Four months into 2018, the Port of Long Beach has moved 2.5 million twenty-foot equivalent units, an amount more than 17 percent above last year’s record pace.
In April, dockworkers handled 618,438 twenty-foot equivalent units (TEUs), a 10.8 percent increase above the same month last year.
Import containers grew 8.4 percent to 312,376 TEUs compared to last April. The number of exports moved through Long Beach jumped 22 percent to 141,799 TEUs, and empty containers sent overseas to be filled with goods totaled 164,264 TEUs, up 7 percent.
“Both imports and exports are beating expectations so far this year,” said Port of Long Beach Executive Director Mario Cordero. “For us, part of that is the shift of services we saw a year ago, but at least some of our strong growth appears to be a result of trade tensions as anxious shippers rush to get their cargo to overseas markets.”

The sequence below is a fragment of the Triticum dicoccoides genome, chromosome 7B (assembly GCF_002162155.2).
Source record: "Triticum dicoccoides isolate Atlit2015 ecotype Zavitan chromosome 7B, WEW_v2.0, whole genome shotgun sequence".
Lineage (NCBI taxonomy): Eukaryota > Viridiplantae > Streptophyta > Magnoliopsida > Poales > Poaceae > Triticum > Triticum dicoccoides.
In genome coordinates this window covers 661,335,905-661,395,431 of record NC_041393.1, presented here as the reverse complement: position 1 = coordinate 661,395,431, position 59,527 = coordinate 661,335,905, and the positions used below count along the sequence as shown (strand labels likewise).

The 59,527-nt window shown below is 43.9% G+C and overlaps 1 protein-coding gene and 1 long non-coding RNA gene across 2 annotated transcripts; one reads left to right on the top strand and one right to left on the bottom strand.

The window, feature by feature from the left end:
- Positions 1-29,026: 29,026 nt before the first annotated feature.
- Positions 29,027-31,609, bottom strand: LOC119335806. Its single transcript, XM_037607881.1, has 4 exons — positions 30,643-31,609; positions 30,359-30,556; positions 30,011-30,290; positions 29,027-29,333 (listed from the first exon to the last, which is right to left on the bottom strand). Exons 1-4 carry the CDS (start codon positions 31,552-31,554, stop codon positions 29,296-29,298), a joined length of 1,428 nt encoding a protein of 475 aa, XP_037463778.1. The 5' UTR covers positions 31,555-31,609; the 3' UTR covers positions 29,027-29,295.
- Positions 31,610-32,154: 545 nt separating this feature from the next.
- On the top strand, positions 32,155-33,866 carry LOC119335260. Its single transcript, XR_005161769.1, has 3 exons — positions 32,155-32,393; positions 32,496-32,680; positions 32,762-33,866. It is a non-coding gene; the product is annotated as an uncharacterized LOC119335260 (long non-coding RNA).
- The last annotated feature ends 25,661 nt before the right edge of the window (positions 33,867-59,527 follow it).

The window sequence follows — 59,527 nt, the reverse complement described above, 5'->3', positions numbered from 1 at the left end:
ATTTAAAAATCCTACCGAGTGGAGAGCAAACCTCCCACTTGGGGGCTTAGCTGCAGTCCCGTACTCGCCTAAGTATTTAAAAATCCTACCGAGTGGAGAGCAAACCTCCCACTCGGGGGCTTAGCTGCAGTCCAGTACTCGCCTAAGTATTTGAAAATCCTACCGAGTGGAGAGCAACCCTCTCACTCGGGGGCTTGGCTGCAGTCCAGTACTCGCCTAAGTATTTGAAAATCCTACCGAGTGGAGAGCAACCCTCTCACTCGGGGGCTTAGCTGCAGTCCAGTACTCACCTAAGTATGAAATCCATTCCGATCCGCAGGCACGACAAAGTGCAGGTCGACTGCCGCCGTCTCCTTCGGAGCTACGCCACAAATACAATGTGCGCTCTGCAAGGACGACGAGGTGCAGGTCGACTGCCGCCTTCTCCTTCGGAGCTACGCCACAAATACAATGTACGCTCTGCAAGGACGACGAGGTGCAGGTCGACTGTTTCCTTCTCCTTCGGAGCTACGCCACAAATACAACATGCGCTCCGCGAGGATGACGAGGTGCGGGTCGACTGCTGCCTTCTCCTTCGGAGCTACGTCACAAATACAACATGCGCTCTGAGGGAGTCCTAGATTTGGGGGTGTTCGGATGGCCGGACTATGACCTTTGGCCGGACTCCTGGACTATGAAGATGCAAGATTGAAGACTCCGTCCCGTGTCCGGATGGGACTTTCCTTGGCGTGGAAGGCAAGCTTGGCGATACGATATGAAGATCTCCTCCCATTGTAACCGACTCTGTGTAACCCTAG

“The global economy has benefited from a slow yet robust economic expansion,” Harbor Commission President Lou Anne Bynum added. “As long as it continues we expect to play a big role since we’re a natural trade conduit between China and the United States, the world’s two largest economies.”
The Port of Long Beach is one of the world’s premier seaports, a gateway for trans-Pacific trade and a trailblazer in goods movement and environmental stewardship. With 175 shipping lines connecting Long Beach to 217 seaports, the Port handles $180 billion in trade annually, supporting hundreds of thousands of Southern California jobs.Photo caption: Pier T at the Port of Long Beach.
For the latest monthly cargo numbers, click here.
More detailed cargo numbers are at www.polb.com/stats.